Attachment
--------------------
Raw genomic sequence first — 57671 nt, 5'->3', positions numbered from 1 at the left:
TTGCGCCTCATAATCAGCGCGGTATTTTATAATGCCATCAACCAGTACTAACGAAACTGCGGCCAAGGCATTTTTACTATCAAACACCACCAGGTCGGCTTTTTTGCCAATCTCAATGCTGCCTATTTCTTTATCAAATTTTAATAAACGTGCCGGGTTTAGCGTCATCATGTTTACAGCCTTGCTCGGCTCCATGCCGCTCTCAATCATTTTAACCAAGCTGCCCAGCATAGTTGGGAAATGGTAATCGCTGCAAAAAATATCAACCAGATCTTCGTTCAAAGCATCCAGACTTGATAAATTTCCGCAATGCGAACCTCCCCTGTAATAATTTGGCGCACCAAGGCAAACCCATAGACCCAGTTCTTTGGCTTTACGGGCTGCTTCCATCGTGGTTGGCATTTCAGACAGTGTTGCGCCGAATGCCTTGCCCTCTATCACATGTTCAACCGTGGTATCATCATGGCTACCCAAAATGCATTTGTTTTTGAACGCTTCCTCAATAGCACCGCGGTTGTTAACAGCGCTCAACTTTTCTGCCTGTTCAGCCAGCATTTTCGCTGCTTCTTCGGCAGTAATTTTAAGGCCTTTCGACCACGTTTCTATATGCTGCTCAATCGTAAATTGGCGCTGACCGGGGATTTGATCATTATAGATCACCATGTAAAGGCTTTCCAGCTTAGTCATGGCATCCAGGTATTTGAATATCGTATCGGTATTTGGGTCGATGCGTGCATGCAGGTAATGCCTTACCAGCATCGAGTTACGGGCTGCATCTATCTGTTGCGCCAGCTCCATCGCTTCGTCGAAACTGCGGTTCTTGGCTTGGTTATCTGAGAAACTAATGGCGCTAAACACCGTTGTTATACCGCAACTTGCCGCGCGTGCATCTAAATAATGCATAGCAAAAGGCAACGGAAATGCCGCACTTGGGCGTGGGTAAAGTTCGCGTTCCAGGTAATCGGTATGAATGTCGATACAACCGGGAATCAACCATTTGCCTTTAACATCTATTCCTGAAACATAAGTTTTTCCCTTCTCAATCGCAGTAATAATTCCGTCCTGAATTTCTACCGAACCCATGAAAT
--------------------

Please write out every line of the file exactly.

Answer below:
Raw genomic sequence first — 57671 nt, 5'->3', positions numbered from 1 at the left:
TTGCGCCTCATAATCAGCGCGGTATTTTATAATGCCATCAACCAGTACTAACGAAACTGCGGCCAAGGCATTTTTACTATCAAACACCACCAGGTCGGCTTTTTTGCCAATCTCAATGCTGCCTATTTCTTTATCAAATTTTAATAAACGTGCCGGGTTTAGCGTCATCATGTTTACAGCCTTGCTCGGCTCCATGCCGCTCTCAATCATTTTAACCAAGCTGCCCAGCATAGTTGGGAAATGGTAATCGCTGCAAAAAATATCAACCAGATCTTCGTTCAAAGCATCCAGACTTGATAAATTTCCGCAATGCGAACCTCCCCTGTAATAATTTGGCGCACCAAGGCAAACCCATAGACCCAGTTCTTTGGCTTTACGGGCTGCTTCCATCGTGGTTGGCATTTCAGACAGTGTTGCGCCGAATGCCTTGCCCTCTATCACATGTTCAACCGTGGTATCATCATGGCTACCCAAAATGCATTTGTTTTTGAACGCTTCCTCAATAGCACCGCGGTTGTTAACAGCGCTCAACTTTTCTGCCTGTTCAGCCAGCATTTTCGCTGCTTCTTCGGCAGTAATTTTAAGGCCTTTCGACCACGTTTCTATATGCTGCTCAATCGTAAATTGGCGCTGACCGGGGATTTGATCATTATAGATCACCATGTAAAGGCTTTCCAGCTTAGTCATGGCATCCAGGTATTTGAATATCGTATCGGTATTTGGGTCGATGCGTGCATGCAGGTAATGCCTTACCAGCATCGAGTTACGGGCTGCATCTATCTGTTGCGCCAGCTCCATCGCTTCGTCGAAACTGCGGTTCTTGGCTTGGTTATCTGAGAAACTAATGGCGCTAAACACCGTTGTTATACCGCAACTTGCCGCGCGTGCATCTAAATAATGCATAGCAAAAGGCAACGGAAATGCCGCACTTGGGCGTGGGTAAAGTTCGCGTTCCAGGTAATCGGTATGAATGTCGATACAACCGGGAATCAACCATTTGCCTTTAACATCTATTCCTGAAACATAAGTTTTTCCCTTCTCAATCGCAGTAATAATTCCGTCCTGAATTTCTACCGAACCCATGAAAT